Although Severn Trows have round chines, square chined boats were also found on the Severn and in the south west. Barges for the Stroudwater Canal were built using this technique, as were those associated with the Hackney (Teignmouth) Canal, and many dumb barges used on the Severn also used this method of construction. Planking for the bottoms of these boats runs transversely in stark contrast to barges elsewhere in the country. It is possible to find the remains of many trows and river barges at Purton near Sharpness while the trow Spry may be seen at Ironbridge. The preserved Tamar barge Shamrock, and Galway Bay Hookers, which used to carry cargo along the west coast of Ireland, also show similarities to trows.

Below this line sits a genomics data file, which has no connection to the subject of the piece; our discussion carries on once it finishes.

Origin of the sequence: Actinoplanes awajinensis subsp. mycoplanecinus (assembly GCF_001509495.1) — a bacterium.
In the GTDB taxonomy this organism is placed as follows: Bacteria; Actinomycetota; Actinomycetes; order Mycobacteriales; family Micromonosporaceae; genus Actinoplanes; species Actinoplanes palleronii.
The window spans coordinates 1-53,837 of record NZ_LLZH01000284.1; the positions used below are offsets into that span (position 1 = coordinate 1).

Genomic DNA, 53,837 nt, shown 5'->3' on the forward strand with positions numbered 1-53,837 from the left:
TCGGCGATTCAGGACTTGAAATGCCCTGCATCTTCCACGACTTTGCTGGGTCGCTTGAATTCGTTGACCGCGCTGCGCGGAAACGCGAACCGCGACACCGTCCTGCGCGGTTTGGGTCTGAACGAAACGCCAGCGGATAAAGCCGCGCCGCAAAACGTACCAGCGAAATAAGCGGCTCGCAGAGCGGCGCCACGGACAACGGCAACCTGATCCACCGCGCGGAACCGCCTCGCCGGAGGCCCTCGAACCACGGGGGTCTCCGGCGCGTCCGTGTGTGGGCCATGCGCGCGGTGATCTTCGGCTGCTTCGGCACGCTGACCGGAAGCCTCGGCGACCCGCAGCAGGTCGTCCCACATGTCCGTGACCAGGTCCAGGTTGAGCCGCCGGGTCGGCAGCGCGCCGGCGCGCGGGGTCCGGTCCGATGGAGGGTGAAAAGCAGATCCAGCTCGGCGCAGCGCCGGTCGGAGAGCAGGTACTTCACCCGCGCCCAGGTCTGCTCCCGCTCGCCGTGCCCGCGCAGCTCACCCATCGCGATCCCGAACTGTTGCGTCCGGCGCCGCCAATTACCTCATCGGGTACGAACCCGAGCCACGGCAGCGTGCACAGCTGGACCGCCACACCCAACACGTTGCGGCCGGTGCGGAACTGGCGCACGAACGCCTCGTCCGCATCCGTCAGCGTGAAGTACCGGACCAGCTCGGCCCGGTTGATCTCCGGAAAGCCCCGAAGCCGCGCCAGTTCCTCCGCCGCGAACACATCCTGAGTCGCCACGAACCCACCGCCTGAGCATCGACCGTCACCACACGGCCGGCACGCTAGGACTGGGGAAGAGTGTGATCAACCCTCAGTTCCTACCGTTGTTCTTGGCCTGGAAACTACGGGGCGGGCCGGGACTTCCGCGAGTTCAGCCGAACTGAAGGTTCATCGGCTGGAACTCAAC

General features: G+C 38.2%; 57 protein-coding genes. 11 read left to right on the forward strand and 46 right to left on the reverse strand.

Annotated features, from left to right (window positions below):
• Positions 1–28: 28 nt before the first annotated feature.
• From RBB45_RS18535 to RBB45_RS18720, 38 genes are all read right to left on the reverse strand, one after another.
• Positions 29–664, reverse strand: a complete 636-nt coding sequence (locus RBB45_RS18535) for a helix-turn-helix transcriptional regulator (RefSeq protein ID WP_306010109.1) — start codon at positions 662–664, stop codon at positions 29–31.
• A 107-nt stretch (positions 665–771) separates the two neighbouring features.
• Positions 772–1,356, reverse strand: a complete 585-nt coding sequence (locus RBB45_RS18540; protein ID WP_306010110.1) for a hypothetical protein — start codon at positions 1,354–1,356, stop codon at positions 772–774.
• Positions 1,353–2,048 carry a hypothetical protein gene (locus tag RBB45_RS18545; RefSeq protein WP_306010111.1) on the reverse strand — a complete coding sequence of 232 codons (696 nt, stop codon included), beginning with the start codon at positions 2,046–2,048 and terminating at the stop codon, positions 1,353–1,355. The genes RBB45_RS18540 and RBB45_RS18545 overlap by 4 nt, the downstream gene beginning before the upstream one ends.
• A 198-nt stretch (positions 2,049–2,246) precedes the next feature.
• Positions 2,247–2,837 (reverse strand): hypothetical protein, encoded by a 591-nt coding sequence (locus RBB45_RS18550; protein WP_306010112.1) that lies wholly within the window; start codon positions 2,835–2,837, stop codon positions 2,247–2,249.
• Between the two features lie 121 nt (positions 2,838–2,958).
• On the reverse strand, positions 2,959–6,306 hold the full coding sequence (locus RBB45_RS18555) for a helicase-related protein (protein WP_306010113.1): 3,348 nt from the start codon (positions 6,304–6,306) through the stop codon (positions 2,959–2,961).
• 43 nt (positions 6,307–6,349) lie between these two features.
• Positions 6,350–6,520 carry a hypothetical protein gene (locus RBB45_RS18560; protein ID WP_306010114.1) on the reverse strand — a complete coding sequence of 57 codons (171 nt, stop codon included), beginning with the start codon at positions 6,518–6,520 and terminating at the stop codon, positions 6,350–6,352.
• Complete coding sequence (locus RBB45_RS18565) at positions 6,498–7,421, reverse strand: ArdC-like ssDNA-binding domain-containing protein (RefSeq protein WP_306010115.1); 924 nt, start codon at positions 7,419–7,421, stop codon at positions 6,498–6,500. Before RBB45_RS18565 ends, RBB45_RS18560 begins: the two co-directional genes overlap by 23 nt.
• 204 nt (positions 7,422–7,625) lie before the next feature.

How do these various types of construction compare with narrow boats? The starvationers or mine boats and the box boats built at Worsley to transport coal into Manchester are arguably the original narrow boats, though it was only after the decision to reduce the dimensions of the Grand Trunk Canal that the narrow boat became a distinct type. Early lithographs of narrow canals often show boats similar to those built at Worsley and used until the 1970s by the NCB. Other contemporary illustrations are more difficult to interpret. Some show boats with rounded bows, though without more detail of the construction it is difficult to know where this form came from. The design certainly seems to have disappeared fairly quickly, possibly because it was found unsuitable for shallow canals. The narrow boats around Manchester were constructed using the hard chine method with transverse bottom planks while the stem and stern posts, unlike other barges built in the north west, were made from one piece of wood in the same way as boats built on the Severn. In conjunction with the survey of similar boats nationally, this suggests that the boatbuilding techniques used at Worsley had their origins in the area around the river Severn.